I've started to wonder if one of my oldest pals in the sports business is on its way out: the printed version of the media guide.
The National Hockey League's teams this season have gone away from that particular way of distributing information. They've put a version on line, and there are said to be CD-ROM versions floating around.
Media guides and I go way back. The fascination with sports material for me started with yearbooks, like it does for most kids. I know I had the 1961 Boston Red Sox yearbook, complete with a tribute to the end of the career of Ted Williams, at the ripe old age of 5 1/2. Some rookie named Carl Yastrzemski was considered a top prospect and it was hoped that he could be some semblance of a replacement for Williams. The yearbook was a great place to get statistics and pictures on players on your favorite team.
Something like 10 years later, I discovered the media guide. They were almost mystical books at that point, mentioned by reporters in passing. A book just filled with sports statistics? Wow, what more could a teen sports fan ask for? My friend Kevin and I decided we should try to get a few of these, so we typed up letters to the various major league baseball teams asking if they could send us copies. Some did; the Houston Astros must have thought they had a big fan base in Western New York.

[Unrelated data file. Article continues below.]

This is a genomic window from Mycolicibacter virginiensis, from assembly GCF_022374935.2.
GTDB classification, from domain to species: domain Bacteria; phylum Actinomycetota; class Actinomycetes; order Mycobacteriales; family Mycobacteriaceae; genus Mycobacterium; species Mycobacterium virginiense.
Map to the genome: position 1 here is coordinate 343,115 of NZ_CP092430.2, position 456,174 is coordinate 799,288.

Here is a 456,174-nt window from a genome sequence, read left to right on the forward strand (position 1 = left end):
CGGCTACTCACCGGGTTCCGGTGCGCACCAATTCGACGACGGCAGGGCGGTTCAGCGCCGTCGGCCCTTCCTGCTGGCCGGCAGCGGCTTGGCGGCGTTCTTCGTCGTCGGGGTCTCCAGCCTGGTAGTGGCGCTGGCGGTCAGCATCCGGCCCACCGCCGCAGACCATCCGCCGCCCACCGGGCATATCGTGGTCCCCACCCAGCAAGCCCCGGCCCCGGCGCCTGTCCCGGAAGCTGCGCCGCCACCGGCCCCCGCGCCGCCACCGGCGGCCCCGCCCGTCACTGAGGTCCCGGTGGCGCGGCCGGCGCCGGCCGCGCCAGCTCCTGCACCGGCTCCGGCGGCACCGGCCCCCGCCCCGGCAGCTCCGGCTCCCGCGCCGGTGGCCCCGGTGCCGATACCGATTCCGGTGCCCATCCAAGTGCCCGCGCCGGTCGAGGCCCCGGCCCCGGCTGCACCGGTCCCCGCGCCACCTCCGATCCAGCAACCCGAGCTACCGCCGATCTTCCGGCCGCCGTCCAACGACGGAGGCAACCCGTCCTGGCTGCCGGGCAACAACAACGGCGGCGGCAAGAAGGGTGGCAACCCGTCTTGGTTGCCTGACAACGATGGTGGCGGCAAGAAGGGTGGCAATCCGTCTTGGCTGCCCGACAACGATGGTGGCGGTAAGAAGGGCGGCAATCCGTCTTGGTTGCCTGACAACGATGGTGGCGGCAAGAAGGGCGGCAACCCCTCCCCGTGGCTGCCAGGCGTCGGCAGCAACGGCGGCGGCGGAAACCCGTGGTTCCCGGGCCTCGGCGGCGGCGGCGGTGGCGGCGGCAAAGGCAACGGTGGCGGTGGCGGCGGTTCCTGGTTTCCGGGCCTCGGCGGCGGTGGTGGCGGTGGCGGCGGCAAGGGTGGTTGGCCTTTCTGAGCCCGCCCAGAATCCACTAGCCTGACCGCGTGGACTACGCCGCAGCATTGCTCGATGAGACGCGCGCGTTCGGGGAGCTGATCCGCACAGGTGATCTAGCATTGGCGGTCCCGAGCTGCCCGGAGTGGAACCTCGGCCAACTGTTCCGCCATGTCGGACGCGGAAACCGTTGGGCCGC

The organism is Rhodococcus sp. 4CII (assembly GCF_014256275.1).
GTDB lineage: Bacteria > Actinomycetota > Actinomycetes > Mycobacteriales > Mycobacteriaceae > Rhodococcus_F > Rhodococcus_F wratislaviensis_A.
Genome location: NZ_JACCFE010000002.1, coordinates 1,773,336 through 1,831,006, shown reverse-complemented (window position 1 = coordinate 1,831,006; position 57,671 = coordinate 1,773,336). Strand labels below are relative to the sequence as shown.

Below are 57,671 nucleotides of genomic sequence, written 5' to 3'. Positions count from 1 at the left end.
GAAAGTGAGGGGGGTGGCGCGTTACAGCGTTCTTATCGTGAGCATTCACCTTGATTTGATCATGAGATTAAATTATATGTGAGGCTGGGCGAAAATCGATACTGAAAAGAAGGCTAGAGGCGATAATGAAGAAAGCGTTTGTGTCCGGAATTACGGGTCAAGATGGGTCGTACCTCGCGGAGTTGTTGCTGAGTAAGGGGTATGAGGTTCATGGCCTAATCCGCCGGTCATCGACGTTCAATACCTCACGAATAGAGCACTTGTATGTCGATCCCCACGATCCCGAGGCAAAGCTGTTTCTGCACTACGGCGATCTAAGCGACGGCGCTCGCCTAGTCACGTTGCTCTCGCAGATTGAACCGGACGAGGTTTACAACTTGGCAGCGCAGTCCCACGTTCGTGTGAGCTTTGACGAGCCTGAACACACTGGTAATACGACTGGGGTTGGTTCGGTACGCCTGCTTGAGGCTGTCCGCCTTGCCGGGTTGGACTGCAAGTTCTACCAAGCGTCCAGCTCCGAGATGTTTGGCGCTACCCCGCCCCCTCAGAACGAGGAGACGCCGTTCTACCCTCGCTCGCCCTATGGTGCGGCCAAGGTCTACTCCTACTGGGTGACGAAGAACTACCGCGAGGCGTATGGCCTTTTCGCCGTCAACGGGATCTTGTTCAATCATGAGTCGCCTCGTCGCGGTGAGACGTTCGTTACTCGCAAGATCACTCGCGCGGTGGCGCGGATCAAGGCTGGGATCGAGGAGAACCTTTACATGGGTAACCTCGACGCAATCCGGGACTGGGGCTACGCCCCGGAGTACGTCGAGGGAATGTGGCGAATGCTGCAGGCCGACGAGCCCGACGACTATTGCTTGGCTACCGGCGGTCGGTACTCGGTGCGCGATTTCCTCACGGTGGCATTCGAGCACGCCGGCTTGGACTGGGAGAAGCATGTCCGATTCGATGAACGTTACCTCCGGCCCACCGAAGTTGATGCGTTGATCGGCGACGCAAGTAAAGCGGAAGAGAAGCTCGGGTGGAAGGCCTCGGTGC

Teams finally figured out there was a demand for the information, and sold the books to the public. The Philadelphia 76ers, and the mathematically clever Harvey Pollock, led all of pro sports in this sense. Pollock would count up the number of dunks in the entire NBA, and print them. Or do plus-minus statistics for the Sixers. And about 400 other things. A kindred spirit.
When I was hired to work for the Sabres in October 1986, it was with some glee that I started to put together the team's official guide in the spring of 1987. The previous book was something like 108 pages. Well, I took care of that, raising the 1987-88 to 160 pages. If there were any kids like me out there, I hope they appreciated it. I hope Harvey did too. The book got even bigger in my next five years. (Should I mention that just after I finished the last book, the Sabres let me go? And didn't give me any credit in the guide? Yeah, why not?)
I do have every Sabres media guide from 1970 to 2007. The first one is the toughest; I found an extra copy in the basement of the Aud in a clean-out mission at some point. Now it looks like I have a complete, final collection. Yes, the information is still available -- and it's even free -- but a little romance is gone, at least for me.